World Council of Churches

A worldwide fellowship of churches seeking unity, a common witness and Christian service

Meeting of the Orthodox members of the WCC Special Commission

05 December 1999

Chambésy, Switzerland, 2-5 December 1999

Before the inaugural meeting of the Special Commission in Morges, in December 1999, the Orthodox participants in the Special Commission met for three days at the Centre Orthodoxe in Chambésy. This text is a point-by-point summary of the discussion, which was reviewed and corrected by the participants to serve as the meeting's report. It was used as a background document at the Morges meeting but was inadvertently left out of the Morges Dossier.

  1. The present crisis in Orthodox participation in the World Council of Churches is marked by several milestones:

    • the withdrawal of the churches of Georgia and Bulgaria from WCC membership,
    • the meeting of Eastern Orthodox churches at Thessaloniki, April-May 1998,
    • the Orthodox Pre-assembly meeting, Damascus, May 1998,
    • the Eighth Assembly of the WCC, Harare, December 1998.

  2. Although further erosion of Orthodox membership in the WCC was avoided at Harare, the Assembly understood that the tensions and challenges of Orthodox participation in the WCC must be addressed in a serious way, and therefore affirmed a Special Commission.

  3. While the current crisis is clear and unavoidable, there have been difficulties, tensions and challenges in the relationship of Orthodox churches and the WCC from the beginning.

  4. It must be noted that the WCC of today is not the WCC of 1948, the Protestant churches today are not the Protestant churches of 1948, and the Orthodox churches and their situations have also changed since 1948.

  5. It must be noted also that the Orthodox churches are 22 member churches within a total of 328 member churches of the WCC, but that baptised Orthodox are nearly one half of the total number of baptised in the WCC member churches.

  6. Orthodox member churches feel more sharply than ever before a deep ecclesiological discomfort, a dissatisfaction with the status of permanent structural minority, a dismay at the marginalization of the Orthodox perspective.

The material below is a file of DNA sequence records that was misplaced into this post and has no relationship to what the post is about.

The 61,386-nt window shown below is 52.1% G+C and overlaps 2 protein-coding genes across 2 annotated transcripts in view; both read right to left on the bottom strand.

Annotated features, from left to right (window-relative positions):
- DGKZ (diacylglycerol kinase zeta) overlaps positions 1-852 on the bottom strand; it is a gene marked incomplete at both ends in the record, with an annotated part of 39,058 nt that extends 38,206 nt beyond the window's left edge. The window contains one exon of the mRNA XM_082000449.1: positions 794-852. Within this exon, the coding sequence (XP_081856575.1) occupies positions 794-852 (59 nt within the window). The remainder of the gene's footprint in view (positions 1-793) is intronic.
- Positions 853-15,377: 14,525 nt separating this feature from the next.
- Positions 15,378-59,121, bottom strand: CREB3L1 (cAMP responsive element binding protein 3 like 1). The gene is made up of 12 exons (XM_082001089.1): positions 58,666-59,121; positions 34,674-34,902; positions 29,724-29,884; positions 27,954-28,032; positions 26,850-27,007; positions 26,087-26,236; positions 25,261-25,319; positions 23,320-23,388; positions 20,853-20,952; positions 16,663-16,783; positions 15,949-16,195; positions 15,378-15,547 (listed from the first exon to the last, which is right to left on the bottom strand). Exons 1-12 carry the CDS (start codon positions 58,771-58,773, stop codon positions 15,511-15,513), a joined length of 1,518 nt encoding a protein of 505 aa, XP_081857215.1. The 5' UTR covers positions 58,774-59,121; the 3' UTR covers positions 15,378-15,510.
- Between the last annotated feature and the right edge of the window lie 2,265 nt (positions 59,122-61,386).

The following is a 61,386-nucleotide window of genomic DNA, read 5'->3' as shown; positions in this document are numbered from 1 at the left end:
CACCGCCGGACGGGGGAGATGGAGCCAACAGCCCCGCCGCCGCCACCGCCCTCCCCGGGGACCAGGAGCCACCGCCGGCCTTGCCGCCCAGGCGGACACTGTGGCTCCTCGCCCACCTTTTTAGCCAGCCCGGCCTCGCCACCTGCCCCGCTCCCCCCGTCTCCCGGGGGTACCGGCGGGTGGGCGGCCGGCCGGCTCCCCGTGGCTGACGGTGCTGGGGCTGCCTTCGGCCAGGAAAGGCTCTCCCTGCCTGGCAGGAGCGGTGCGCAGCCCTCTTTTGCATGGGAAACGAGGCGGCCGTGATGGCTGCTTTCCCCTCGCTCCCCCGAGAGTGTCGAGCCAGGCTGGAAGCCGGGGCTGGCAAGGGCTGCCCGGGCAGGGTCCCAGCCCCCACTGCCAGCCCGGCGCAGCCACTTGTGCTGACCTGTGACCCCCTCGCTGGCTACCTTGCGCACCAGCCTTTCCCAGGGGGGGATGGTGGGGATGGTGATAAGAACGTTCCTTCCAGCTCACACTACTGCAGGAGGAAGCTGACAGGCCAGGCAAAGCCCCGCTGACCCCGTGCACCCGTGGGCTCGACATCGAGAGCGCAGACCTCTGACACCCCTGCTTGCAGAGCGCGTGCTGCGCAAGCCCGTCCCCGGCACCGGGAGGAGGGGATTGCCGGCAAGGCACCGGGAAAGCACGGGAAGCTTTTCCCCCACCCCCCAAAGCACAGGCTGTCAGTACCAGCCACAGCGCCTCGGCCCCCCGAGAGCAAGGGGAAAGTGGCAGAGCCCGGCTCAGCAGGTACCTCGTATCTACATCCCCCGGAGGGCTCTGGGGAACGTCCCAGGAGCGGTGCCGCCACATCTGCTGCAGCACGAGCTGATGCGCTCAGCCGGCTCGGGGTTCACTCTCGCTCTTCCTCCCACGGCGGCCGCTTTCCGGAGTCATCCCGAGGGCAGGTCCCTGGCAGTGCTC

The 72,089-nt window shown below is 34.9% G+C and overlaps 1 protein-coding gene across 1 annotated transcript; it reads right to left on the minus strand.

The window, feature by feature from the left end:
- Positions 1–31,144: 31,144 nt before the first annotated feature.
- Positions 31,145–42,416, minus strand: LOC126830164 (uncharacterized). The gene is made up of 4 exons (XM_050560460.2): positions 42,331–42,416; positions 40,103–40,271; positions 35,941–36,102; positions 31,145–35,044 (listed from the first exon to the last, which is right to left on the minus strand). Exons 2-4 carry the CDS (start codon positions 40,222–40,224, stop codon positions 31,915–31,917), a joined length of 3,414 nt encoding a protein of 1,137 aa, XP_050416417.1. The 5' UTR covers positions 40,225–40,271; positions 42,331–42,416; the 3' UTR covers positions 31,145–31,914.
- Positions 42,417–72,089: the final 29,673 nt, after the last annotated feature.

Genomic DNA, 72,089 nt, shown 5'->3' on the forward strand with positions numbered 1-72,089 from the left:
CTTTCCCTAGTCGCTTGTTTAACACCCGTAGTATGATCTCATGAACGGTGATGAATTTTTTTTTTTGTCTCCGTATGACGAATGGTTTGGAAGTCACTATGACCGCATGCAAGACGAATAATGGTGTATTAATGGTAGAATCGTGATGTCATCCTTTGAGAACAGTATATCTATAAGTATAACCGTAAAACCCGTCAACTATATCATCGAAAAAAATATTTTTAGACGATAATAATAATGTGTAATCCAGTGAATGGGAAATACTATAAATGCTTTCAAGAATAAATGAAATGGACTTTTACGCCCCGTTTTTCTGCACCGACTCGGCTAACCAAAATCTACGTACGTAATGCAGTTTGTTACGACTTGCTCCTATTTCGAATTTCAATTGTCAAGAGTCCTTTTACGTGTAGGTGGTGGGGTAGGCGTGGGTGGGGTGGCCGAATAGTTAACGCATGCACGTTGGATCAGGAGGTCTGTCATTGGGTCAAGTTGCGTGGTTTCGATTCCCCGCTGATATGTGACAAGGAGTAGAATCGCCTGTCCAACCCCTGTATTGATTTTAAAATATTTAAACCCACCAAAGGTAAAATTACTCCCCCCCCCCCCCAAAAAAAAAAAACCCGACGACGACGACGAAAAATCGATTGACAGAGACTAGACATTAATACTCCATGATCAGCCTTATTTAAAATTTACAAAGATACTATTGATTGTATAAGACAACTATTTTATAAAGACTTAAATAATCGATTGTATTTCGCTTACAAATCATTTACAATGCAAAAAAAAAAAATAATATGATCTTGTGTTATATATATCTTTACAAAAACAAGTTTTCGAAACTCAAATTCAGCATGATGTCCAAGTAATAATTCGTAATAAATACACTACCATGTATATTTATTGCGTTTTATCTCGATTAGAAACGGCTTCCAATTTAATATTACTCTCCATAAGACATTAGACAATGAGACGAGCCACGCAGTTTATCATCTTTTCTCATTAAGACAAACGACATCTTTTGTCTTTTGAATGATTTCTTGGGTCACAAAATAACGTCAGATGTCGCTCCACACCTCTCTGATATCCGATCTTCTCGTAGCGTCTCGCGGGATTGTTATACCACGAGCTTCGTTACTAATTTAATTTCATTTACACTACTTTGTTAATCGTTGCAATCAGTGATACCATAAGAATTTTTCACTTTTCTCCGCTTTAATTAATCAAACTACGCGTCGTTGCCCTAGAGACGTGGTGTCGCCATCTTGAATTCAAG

7. The Orthodox welcome the rediscovery of ecclesial unity among the Protestant churches, as manifested in the communion among them and the mutual recognition of ministries.

  8. The Orthodox grieve at the tendencies and developments in Protestant churches which have made their unity of faith with the Orthodox churches more and more remote and the participation of the Orthodox in the WCC more and more difficult.

  9. In the midst of this apparently irreducible tension and even contradiction, we seek structures of governance, processes of dialogue, and forms of co-operation which will keep before all churches the challenge of the quest for Christian unity while respecting the ecclesiological integrity of the Orthodox churches. We seek a Christian solidarity which challenges proselytism and missionary competition. We seek an expression of the ecumenical vision which will not be dominated in theological, ecclesiological, cultural and procedural terms by any one perspective.

Questions

  1. How can WCC governance structures become truly inclusive of the Orthodox perspectives? of the Orthodox ethos?

  2. What is required of the Protestant member churches to make this possible?

  3. What is required of the Orthodox member churches to make this possible?

  4. What are the possibilities for "confessional" or "family" structures in the WCC? (We note that these terms are foreign to Orthodox self-understanding, and that we use them with hesitation and with reservations.)

  5. What changes in governance structure and style will best serve the WCC and all its member churches? Bicameral structure (as outlined in a proposal by Metropolitan Kirill of Smolensk on behalf of the Moscow Patriarchate)? Equal representation of Protestant and Orthodox churches in existing governance bodies? Equal representation in a newly created governance mechanism? Decision-making by consensus rather than by parliamentary procedures and majority/minority vote?

  6. What are the obligations of the WCC and its member churches, both Protestant and Orthodox. towards the Roman Catholic church and conservative Evangelical and Pentecostal churches to make possible a wider and more inclusive ecumenical fellowship? (We note that in a more inclusive ecumenical fellowship we would also seek an appropriate way to ensure the ecclesiological integrity of the Orthodox churches).

  7. What must the WCC do to discern the limits of acceptable diversity within the ecumenical fellowship, taking fully into account the theological, ecclesiological and ethical perspectives of the Orthodox churches?

  8. Building on the CUV orientation which places the churches at the center of the WCC, what is necessary to make the programmes and publications of the WCC more disciplined and fully accountable to the member churches through the governing bodies of the WCC?